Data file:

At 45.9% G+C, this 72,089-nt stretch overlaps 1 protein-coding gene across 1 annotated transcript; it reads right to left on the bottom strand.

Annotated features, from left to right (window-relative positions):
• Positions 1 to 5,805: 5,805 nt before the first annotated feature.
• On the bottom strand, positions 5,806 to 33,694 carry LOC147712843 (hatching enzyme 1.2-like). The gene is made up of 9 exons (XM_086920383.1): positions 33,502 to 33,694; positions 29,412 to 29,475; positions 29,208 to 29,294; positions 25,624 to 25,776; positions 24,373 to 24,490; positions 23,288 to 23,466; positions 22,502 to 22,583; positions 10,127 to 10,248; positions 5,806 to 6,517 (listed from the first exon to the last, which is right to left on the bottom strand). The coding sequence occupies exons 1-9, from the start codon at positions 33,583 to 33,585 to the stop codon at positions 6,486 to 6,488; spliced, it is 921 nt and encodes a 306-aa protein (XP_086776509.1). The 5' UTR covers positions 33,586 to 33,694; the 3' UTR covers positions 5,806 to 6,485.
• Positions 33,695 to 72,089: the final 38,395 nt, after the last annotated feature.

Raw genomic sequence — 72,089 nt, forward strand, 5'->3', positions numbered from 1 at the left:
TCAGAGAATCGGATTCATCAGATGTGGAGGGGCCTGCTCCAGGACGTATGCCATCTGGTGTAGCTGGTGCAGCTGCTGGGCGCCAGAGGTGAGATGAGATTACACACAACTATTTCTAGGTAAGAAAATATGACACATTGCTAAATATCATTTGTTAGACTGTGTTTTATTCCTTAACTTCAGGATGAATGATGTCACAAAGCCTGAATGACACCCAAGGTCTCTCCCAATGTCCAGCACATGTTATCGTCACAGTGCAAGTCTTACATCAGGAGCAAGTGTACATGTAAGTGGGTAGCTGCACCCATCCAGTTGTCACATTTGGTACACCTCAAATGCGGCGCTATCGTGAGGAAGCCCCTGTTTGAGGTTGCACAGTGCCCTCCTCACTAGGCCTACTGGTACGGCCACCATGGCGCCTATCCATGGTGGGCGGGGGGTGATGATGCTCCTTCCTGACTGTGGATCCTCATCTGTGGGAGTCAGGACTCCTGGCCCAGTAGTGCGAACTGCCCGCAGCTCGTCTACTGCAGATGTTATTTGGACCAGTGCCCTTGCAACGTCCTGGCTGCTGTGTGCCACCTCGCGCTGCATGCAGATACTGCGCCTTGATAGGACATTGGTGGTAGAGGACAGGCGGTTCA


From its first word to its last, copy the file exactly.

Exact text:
At 45.9% G+C, this 72,089-nt stretch overlaps 1 protein-coding gene across 1 annotated transcript; it reads right to left on the bottom strand.

Annotated features, from left to right (window-relative positions):
• Positions 1 to 5,805: 5,805 nt before the first annotated feature.
• On the bottom strand, positions 5,806 to 33,694 carry LOC147712843 (hatching enzyme 1.2-like). The gene is made up of 9 exons (XM_086920383.1): positions 33,502 to 33,694; positions 29,412 to 29,475; positions 29,208 to 29,294; positions 25,624 to 25,776; positions 24,373 to 24,490; positions 23,288 to 23,466; positions 22,502 to 22,583; positions 10,127 to 10,248; positions 5,806 to 6,517 (listed from the first exon to the last, which is right to left on the bottom strand). The coding sequence occupies exons 1-9, from the start codon at positions 33,583 to 33,585 to the stop codon at positions 6,486 to 6,488; spliced, it is 921 nt and encodes a 306-aa protein (XP_086776509.1). The 5' UTR covers positions 33,586 to 33,694; the 3' UTR covers positions 5,806 to 6,485.
• Positions 33,695 to 72,089: the final 38,395 nt, after the last annotated feature.

Raw genomic sequence — 72,089 nt, forward strand, 5'->3', positions numbered from 1 at the left:
TCAGAGAATCGGATTCATCAGATGTGGAGGGGCCTGCTCCAGGACGTATGCCATCTGGTGTAGCTGGTGCAGCTGCTGGGCGCCAGAGGTGAGATGAGATTACACACAACTATTTCTAGGTAAGAAAATATGACACATTGCTAAATATCATTTGTTAGACTGTGTTTTATTCCTTAACTTCAGGATGAATGATGTCACAAAGCCTGAATGACACCCAAGGTCTCTCCCAATGTCCAGCACATGTTATCGTCACAGTGCAAGTCTTACATCAGGAGCAAGTGTACATGTAAGTGGGTAGCTGCACCCATCCAGTTGTCACATTTGGTACACCTCAAATGCGGCGCTATCGTGAGGAAGCCCCTGTTTGAGGTTGCACAGTGCCCTCCTCACTAGGCCTACTGGTACGGCCACCATGGCGCCTATCCATGGTGGGCGGGGGGTGATGATGCTCCTTCCTGACTGTGGATCCTCATCTGTGGGAGTCAGGACTCCTGGCCCAGTAGTGCGAACTGCCCGCAGCTCGTCTACTGCAGATGTTATTTGGACCAGTGCCCTTGCAACGTCCTGGCTGCTGTGTGCCACCTCGCGCTGCATGCAGATACTGCGCCTTGATAGGACATTGGTGGTAGAGGACAGGCGGTTCA